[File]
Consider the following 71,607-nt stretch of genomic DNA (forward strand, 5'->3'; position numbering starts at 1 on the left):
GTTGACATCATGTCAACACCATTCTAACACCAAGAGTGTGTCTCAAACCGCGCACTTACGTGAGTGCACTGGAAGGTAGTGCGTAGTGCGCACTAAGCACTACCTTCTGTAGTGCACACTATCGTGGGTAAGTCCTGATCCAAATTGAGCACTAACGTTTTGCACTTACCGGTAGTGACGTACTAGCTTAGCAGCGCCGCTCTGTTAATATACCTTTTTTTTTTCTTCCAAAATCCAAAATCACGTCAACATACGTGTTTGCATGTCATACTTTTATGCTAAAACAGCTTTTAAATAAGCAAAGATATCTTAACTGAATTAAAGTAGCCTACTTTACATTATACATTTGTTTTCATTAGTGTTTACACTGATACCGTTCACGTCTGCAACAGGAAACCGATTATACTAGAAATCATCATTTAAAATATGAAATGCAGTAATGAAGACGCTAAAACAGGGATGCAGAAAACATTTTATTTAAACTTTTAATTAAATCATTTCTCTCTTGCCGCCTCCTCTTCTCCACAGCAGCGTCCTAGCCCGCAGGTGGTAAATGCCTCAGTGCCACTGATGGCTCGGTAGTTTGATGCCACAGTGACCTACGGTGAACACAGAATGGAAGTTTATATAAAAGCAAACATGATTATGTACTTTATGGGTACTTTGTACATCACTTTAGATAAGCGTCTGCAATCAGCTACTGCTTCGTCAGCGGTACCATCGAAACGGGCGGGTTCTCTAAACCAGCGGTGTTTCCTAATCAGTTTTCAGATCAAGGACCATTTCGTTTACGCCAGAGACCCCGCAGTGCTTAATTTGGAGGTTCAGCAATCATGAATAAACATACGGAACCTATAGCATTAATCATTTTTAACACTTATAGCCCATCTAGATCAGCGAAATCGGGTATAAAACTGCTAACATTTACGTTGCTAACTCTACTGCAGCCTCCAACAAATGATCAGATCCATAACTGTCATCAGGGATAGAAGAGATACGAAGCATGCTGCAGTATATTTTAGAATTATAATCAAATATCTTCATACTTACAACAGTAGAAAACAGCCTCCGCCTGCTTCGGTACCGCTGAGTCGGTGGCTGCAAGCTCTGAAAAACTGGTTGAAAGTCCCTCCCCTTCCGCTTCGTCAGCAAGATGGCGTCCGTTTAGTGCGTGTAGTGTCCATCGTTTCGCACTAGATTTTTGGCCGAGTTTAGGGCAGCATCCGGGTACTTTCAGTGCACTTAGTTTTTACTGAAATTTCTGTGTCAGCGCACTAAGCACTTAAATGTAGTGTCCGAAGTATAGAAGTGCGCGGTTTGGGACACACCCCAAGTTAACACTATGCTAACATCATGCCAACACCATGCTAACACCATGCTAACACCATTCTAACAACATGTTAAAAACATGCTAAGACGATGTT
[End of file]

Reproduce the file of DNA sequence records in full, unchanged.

Consider the following 71,607-nt stretch of genomic DNA (forward strand, 5'->3'; position numbering starts at 1 on the left):
GTTGACATCATGTCAACACCATTCTAACACCAAGAGTGTGTCTCAAACCGCGCACTTACGTGAGTGCACTGGAAGGTAGTGCGTAGTGCGCACTAAGCACTACCTTCTGTAGTGCACACTATCGTGGGTAAGTCCTGATCCAAATTGAGCACTAACGTTTTGCACTTACCGGTAGTGACGTACTAGCTTAGCAGCGCCGCTCTGTTAATATACCTTTTTTTTTTCTTCCAAAATCCAAAATCACGTCAACATACGTGTTTGCATGTCATACTTTTATGCTAAAACAGCTTTTAAATAAGCAAAGATATCTTAACTGAATTAAAGTAGCCTACTTTACATTATACATTTGTTTTCATTAGTGTTTACACTGATACCGTTCACGTCTGCAACAGGAAACCGATTATACTAGAAATCATCATTTAAAATATGAAATGCAGTAATGAAGACGCTAAAACAGGGATGCAGAAAACATTTTATTTAAACTTTTAATTAAATCATTTCTCTCTTGCCGCCTCCTCTTCTCCACAGCAGCGTCCTAGCCCGCAGGTGGTAAATGCCTCAGTGCCACTGATGGCTCGGTAGTTTGATGCCACAGTGACCTACGGTGAACACAGAATGGAAGTTTATATAAAAGCAAACATGATTATGTACTTTATGGGTACTTTGTACATCACTTTAGATAAGCGTCTGCAATCAGCTACTGCTTCGTCAGCGGTACCATCGAAACGGGCGGGTTCTCTAAACCAGCGGTGTTTCCTAATCAGTTTTCAGATCAAGGACCATTTCGTTTACGCCAGAGACCCCGCAGTGCTTAATTTGGAGGTTCAGCAATCATGAATAAACATACGGAACCTATAGCATTAATCATTTTTAACACTTATAGCCCATCTAGATCAGCGAAATCGGGTATAAAACTGCTAACATTTACGTTGCTAACTCTACTGCAGCCTCCAACAAATGATCAGATCCATAACTGTCATCAGGGATAGAAGAGATACGAAGCATGCTGCAGTATATTTTAGAATTATAATCAAATATCTTCATACTTACAACAGTAGAAAACAGCCTCCGCCTGCTTCGGTACCGCTGAGTCGGTGGCTGCAAGCTCTGAAAAACTGGTTGAAAGTCCCTCCCCTTCCGCTTCGTCAGCAAGATGGCGTCCGTTTAGTGCGTGTAGTGTCCATCGTTTCGCACTAGATTTTTGGCCGAGTTTAGGGCAGCATCCGGGTACTTTCAGTGCACTTAGTTTTTACTGAAATTTCTGTGTCAGCGCACTAAGCACTTAAATGTAGTGTCCGAAGTATAGAAGTGCGCGGTTTGGGACACACCCCAAGTTAACACTATGCTAACATCATGCCAACACCATGCTAACACCATGCTAACACCATTCTAACAACATGTTAAAAACATGCTAAGACGATGTT